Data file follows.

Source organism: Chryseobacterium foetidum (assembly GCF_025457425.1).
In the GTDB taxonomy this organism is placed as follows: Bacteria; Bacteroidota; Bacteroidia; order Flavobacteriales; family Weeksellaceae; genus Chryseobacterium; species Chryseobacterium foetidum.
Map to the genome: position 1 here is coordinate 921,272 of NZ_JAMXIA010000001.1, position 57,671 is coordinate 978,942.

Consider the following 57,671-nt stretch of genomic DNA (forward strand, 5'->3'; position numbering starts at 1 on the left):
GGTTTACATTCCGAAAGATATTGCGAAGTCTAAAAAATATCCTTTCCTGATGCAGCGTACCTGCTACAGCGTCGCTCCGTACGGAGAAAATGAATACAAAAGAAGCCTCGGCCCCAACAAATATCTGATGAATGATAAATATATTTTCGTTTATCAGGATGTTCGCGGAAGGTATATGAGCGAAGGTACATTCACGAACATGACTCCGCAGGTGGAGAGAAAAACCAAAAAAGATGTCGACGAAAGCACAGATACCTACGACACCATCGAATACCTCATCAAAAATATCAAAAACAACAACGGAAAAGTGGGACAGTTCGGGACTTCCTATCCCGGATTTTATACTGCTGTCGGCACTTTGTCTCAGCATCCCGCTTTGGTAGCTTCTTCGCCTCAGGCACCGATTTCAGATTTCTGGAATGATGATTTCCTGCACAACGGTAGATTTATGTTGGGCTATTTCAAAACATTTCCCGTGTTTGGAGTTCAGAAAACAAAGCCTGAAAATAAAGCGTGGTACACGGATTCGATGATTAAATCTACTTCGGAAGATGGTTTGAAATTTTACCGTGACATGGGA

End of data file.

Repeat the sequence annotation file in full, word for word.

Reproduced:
Source organism: Chryseobacterium foetidum (assembly GCF_025457425.1).
In the GTDB taxonomy this organism is placed as follows: Bacteria; Bacteroidota; Bacteroidia; order Flavobacteriales; family Weeksellaceae; genus Chryseobacterium; species Chryseobacterium foetidum.
Map to the genome: position 1 here is coordinate 921,272 of NZ_JAMXIA010000001.1, position 57,671 is coordinate 978,942.

Consider the following 57,671-nt stretch of genomic DNA (forward strand, 5'->3'; position numbering starts at 1 on the left):
GGTTTACATTCCGAAAGATATTGCGAAGTCTAAAAAATATCCTTTCCTGATGCAGCGTACCTGCTACAGCGTCGCTCCGTACGGAGAAAATGAATACAAAAGAAGCCTCGGCCCCAACAAATATCTGATGAATGATAAATATATTTTCGTTTATCAGGATGTTCGCGGAAGGTATATGAGCGAAGGTACATTCACGAACATGACTCCGCAGGTGGAGAGAAAAACCAAAAAAGATGTCGACGAAAGCACAGATACCTACGACACCATCGAATACCTCATCAAAAATATCAAAAACAACAACGGAAAAGTGGGACAGTTCGGGACTTCCTATCCCGGATTTTATACTGCTGTCGGCACTTTGTCTCAGCATCCCGCTTTGGTAGCTTCTTCGCCTCAGGCACCGATTTCAGATTTCTGGAATGATGATTTCCTGCACAACGGTAGATTTATGTTGGGCTATTTCAAAACATTTCCCGTGTTTGGAGTTCAGAAAACAAAGCCTGAAAATAAAGCGTGGTACACGGATTCGATGATTAAATCTACTTCGGAAGATGGTTTGAAATTTTACCGTGACATGGGA